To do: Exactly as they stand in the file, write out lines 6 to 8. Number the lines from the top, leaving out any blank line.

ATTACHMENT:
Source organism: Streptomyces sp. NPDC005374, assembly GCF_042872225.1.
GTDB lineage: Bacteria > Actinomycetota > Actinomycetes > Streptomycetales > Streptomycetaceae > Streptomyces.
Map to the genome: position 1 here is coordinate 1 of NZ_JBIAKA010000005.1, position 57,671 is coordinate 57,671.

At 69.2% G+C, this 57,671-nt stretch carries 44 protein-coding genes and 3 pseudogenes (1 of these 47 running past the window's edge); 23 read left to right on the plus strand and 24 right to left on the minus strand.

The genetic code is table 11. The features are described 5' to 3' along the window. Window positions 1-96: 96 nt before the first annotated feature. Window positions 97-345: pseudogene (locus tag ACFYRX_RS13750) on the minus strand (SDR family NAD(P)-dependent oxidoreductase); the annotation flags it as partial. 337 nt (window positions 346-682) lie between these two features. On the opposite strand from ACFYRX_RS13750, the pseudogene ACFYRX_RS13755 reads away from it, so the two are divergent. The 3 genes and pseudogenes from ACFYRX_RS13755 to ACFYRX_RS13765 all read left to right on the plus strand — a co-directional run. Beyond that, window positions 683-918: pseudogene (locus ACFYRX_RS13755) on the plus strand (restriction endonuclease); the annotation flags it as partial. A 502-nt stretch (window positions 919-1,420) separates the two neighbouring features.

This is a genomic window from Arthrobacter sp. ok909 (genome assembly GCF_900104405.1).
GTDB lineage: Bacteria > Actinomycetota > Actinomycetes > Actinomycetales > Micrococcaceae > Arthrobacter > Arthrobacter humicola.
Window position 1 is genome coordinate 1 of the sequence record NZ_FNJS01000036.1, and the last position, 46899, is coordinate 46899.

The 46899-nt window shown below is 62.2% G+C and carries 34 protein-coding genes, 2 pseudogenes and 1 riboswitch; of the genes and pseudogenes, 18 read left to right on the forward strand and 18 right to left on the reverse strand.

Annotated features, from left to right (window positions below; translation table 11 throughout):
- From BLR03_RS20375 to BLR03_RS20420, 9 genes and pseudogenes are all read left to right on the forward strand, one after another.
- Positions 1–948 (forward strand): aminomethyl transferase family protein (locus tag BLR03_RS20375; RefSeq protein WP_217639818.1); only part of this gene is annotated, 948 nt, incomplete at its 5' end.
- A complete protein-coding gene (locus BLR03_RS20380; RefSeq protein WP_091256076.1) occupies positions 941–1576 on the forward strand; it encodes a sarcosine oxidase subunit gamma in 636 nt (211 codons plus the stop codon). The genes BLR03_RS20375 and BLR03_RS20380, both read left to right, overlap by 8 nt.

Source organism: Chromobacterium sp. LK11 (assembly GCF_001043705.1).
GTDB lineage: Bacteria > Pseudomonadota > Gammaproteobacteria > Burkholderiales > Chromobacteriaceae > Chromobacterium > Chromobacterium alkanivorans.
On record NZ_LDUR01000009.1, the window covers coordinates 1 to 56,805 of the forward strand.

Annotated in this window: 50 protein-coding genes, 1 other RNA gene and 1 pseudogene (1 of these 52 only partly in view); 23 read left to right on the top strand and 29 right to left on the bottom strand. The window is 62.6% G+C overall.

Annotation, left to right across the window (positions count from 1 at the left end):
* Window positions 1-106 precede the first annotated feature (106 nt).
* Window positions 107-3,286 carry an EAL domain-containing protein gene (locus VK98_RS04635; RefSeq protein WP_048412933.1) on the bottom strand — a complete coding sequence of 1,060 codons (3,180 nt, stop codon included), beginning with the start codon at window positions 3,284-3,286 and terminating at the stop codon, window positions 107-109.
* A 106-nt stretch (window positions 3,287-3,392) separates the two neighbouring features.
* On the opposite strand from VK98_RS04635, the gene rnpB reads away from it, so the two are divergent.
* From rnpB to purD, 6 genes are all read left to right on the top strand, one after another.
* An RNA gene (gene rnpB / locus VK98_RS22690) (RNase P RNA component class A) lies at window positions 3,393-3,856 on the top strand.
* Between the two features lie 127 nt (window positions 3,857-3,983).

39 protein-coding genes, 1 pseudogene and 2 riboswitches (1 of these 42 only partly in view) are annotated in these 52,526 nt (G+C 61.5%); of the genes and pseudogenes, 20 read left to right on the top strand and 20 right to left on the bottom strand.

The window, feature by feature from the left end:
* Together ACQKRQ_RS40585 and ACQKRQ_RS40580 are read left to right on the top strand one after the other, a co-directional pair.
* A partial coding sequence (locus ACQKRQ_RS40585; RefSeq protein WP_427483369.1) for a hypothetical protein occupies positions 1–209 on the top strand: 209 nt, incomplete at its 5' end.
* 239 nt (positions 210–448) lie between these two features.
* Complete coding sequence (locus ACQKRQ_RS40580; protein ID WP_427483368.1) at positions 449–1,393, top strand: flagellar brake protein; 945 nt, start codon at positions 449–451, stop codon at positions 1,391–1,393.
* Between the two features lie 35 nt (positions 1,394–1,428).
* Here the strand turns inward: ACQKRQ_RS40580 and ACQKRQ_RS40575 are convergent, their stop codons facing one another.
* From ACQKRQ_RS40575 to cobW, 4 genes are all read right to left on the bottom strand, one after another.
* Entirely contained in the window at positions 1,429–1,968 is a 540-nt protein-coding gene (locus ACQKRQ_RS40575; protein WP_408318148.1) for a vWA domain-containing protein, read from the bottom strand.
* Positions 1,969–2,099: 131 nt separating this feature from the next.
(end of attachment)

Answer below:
This is a genomic window from Arthrobacter sp. ok909 (genome assembly GCF_900104405.1).
GTDB lineage: Bacteria > Actinomycetota > Actinomycetes > Actinomycetales > Micrococcaceae > Arthrobacter > Arthrobacter humicola.
Window position 1 is genome coordinate 1 of the sequence record NZ_FNJS01000036.1, and the last position, 46899, is coordinate 46899.